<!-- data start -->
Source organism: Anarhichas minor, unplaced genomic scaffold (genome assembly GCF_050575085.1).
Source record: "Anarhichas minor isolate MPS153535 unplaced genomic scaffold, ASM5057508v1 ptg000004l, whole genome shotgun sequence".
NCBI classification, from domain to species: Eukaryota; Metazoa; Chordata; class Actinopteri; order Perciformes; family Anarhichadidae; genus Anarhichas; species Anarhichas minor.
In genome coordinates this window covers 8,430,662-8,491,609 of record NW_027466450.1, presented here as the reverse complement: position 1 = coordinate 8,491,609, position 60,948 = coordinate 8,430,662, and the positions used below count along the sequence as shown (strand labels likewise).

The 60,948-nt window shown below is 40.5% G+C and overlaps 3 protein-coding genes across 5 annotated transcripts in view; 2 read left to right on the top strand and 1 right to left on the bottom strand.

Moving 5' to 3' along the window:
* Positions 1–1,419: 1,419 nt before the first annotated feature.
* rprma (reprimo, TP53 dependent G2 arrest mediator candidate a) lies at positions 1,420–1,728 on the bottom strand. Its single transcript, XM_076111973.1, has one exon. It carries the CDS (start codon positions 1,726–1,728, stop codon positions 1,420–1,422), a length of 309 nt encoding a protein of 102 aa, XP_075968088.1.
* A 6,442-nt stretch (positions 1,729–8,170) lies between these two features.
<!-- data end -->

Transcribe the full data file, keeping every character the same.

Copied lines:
Source organism: Anarhichas minor, unplaced genomic scaffold (genome assembly GCF_050575085.1).
Source record: "Anarhichas minor isolate MPS153535 unplaced genomic scaffold, ASM5057508v1 ptg000004l, whole genome shotgun sequence".
NCBI classification, from domain to species: Eukaryota; Metazoa; Chordata; class Actinopteri; order Perciformes; family Anarhichadidae; genus Anarhichas; species Anarhichas minor.
In genome coordinates this window covers 8,430,662-8,491,609 of record NW_027466450.1, presented here as the reverse complement: position 1 = coordinate 8,491,609, position 60,948 = coordinate 8,430,662, and the positions used below count along the sequence as shown (strand labels likewise).

The 60,948-nt window shown below is 40.5% G+C and overlaps 3 protein-coding genes across 5 annotated transcripts in view; 2 read left to right on the top strand and 1 right to left on the bottom strand.

Moving 5' to 3' along the window:
* Positions 1–1,419: 1,419 nt before the first annotated feature.
* rprma (reprimo, TP53 dependent G2 arrest mediator candidate a) lies at positions 1,420–1,728 on the bottom strand. Its single transcript, XM_076111973.1, has one exon. It carries the CDS (start codon positions 1,726–1,728, stop codon positions 1,420–1,422), a length of 309 nt encoding a protein of 102 aa, XP_075968088.1.
* A 6,442-nt stretch (positions 1,729–8,170) lies between these two features.